Originally Posted by selkins
The Yukon is really big and incredibly wild. Emphasis here: It is difficult for a person from the middle latitudes to accept with credibility just how wild the Yukon is. For perspective: The Yukon Territory (pop. 34,000) is pretty much the physical size of Colorado and Utah combined (pop. ~ 8 million), or Germany + Switzerland + Austria (pop. ~98 million). About 70% of Yukon’s population resides in one town, Whitehorse.
In the lower 48 we think of Colorado and Utah as sparsely populated western states. Their shared population density is 235 times greater than the Yukon. Outside of the “metropolitan” areas (Denver region, Salt Lake City region and Whitehorse), the population density of the two states rises to 500 times that of the Yukon.
Alaskans like to think of their state as wild. It’s certainly big – more than three times the size of the Yukon. But it’s also relatively crowded, with eight times as many people per square mile. (Not a terribly illustrative measure, since for both Alaska and the Yukon we’re talking tiny pieces of a person per square mile.)
So, again – really big, incredibly wild.
For you East Coast Americans out there, you can think of the Alaska Highway as the I-95 corridor of the Yukon. It’s difficult to get a sense of its wildness if you just travel that route. So, I’ve decided to get as remote as I can on a big R1200GS. I’m heading up the Dempster Highway.
I've driven the Dempster hwy 3 times and been up to Tuk. I've backpacked in Tombstone and treked through the Richardson Mtns (seen hundreds of Caribou up there) and I've paddled the Yukon river 3 times, I've treked through Kluane park (best hike in the world BTW) and I've trekked through several places in Alaska 6 times now. If I had to choose, I would choose the Yukon hands down. I concur with your thoughts. "Larger than Life"... It's TRUE.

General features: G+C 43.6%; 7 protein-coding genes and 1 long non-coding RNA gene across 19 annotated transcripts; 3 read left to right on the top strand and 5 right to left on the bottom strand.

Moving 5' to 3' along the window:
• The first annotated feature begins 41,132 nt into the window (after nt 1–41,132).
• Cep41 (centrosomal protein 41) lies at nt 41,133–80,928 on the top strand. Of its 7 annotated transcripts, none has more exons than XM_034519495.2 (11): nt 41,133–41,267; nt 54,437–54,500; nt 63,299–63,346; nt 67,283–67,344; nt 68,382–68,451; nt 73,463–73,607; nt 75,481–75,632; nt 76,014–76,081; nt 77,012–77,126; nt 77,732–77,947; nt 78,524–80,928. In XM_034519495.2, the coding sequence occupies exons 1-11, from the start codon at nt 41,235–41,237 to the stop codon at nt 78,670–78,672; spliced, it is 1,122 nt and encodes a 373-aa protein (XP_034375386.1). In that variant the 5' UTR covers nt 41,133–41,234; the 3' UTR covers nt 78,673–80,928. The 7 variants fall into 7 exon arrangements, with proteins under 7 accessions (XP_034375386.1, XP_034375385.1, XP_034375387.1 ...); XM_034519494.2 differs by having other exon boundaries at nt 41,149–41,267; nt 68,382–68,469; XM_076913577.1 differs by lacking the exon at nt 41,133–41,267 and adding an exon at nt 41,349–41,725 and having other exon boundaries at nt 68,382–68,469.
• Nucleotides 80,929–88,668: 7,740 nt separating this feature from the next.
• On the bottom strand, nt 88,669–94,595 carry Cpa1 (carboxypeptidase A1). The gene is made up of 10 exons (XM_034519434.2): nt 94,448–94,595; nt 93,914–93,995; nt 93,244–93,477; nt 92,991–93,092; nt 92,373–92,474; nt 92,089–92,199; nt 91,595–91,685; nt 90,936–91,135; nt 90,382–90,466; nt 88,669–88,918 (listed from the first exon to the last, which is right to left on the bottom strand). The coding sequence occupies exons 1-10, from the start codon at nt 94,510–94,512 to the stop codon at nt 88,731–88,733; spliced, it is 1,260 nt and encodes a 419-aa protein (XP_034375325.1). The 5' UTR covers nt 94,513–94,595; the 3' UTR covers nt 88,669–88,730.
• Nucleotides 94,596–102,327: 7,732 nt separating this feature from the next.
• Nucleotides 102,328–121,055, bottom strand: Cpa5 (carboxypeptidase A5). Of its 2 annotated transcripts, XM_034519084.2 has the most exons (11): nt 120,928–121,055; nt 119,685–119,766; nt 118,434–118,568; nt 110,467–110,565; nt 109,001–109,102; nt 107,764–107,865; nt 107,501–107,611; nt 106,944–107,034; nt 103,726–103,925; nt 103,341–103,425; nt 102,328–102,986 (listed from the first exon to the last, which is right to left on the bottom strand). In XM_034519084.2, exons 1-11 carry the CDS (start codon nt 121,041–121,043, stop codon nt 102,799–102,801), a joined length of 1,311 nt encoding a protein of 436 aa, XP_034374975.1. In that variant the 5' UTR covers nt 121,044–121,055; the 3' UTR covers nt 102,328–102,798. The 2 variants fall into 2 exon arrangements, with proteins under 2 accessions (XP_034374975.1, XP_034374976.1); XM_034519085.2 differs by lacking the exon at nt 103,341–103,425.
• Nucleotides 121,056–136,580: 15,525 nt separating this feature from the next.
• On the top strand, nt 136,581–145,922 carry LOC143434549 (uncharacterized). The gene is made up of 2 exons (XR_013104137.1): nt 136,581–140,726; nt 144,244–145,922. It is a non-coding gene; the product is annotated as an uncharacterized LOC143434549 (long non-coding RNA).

I bought my 09 GS to ride up there and, as of yet, have not done the trip on my bike. I keep getting sidetracked with other treks up there. I swear one, could spend a lifetiem up here and not see everything.
Regarding the Dempster Hwy, I posted these thoughts on my blog
"One of only 2 roads to penetrate the arctic in North America, the Dempster Highway in Canada and the Dalton Highway in Alaska. The Dempster Highway, we’ve heard is the most beautiful of the two. It stretches beyond the Klondike gold fields to the Mackenzie Delta. It snakes a path of over 450 miles long through the mountains and the artic lowlands. Once part of Beringia, the northern Yukon and Northwest Territories were largely unglaciated, with Wolly Mammoths and Saber tooth cats roaming the tundra alongside prehistoric man. Words and pictures alone cannot describe this part of the world. The sun shines not for a day, but for an entire season. Wildlife abounds, unfettered by the ever expanding domain of man and his propensity to plunder everything in sight. The road is like no other, and to call it a highway is somewhat misleading. It is a gravel ribbon spread over a vast wilderness frontier, which was inhabited first by nomadic tribes and then trampled by fur traders and avoided by the Klondike gold seekers. We drove this road up to the upper boundaries of Canada to a native village, Inuvik, and back again -- over 900 miles of gravel. In a period of 2 weeks we hiked, backpacked, climbed and interacted with the descendants of the first people to live in this land. It was an adventure like none we ever experienced. We were sad to leave". ~ GrizzLee commenting on their first experience on the Dempster in 2007
Last year we brought home a souvinier from Wrights pass
We looked pretty feral coming home. We got a permit to bring them home. THey now reside in my family room with my other collection of antlers from up there. I have to get my B.C. cabin built someday.
Love your great pics of of the Dempster.... Love it!!!!
It is hard to capture the tundra beauty in photos. You did a good job.